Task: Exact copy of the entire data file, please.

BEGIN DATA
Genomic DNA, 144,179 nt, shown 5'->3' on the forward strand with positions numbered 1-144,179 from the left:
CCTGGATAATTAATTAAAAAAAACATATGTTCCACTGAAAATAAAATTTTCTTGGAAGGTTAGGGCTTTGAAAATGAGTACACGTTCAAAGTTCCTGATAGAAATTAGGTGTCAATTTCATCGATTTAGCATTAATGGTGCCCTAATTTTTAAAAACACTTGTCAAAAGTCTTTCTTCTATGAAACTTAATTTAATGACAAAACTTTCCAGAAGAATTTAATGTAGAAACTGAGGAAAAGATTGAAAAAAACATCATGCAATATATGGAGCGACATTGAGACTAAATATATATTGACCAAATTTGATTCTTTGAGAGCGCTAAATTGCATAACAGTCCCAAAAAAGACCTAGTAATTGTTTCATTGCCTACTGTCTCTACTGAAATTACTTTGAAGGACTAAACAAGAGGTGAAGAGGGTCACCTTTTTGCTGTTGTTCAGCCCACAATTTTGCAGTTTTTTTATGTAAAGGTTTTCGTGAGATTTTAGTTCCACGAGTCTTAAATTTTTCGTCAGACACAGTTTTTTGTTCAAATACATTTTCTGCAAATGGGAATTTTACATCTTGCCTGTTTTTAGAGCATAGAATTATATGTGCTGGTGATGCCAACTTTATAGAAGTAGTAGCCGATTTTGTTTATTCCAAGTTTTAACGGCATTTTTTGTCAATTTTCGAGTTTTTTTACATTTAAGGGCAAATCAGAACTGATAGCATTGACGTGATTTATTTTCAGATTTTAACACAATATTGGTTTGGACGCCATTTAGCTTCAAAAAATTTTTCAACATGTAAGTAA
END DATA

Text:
Genomic DNA, 144,179 nt, shown 5'->3' on the forward strand with positions numbered 1-144,179 from the left:
CCTGGATAATTAATTAAAAAAAACATATGTTCCACTGAAAATAAAATTTTCTTGGAAGGTTAGGGCTTTGAAAATGAGTACACGTTCAAAGTTCCTGATAGAAATTAGGTGTCAATTTCATCGATTTAGCATTAATGGTGCCCTAATTTTTAAAAACACTTGTCAAAAGTCTTTCTTCTATGAAACTTAATTTAATGACAAAACTTTCCAGAAGAATTTAATGTAGAAACTGAGGAAAAGATTGAAAAAAACATCATGCAATATATGGAGCGACATTGAGACTAAATATATATTGACCAAATTTGATTCTTTGAGAGCGCTAAATTGCATAACAGTCCCAAAAAAGACCTAGTAATTGTTTCATTGCCTACTGTCTCTACTGAAATTACTTTGAAGGACTAAACAAGAGGTGAAGAGGGTCACCTTTTTGCTGTTGTTCAGCCCACAATTTTGCAGTTTTTTTATGTAAAGGTTTTCGTGAGATTTTAGTTCCACGAGTCTTAAATTTTTCGTCAGACACAGTTTTTTGTTCAAATACATTTTCTGCAAATGGGAATTTTACATCTTGCCTGTTTTTAGAGCATAGAATTATATGTGCTGGTGATGCCAACTTTATAGAAGTAGTAGCCGATTTTGTTTATTCCAAGTTTTAACGGCATTTTTTGTCAATTTTCGAGTTTTTTTACATTTAAGGGCAAATCAGAACTGATAGCATTGACGTGATTTATTTTCAGATTTTAACACAATATTGGTTTGGACGCCATTTAGCTTCAAAAAATTTTTCAACATGTAAGTAA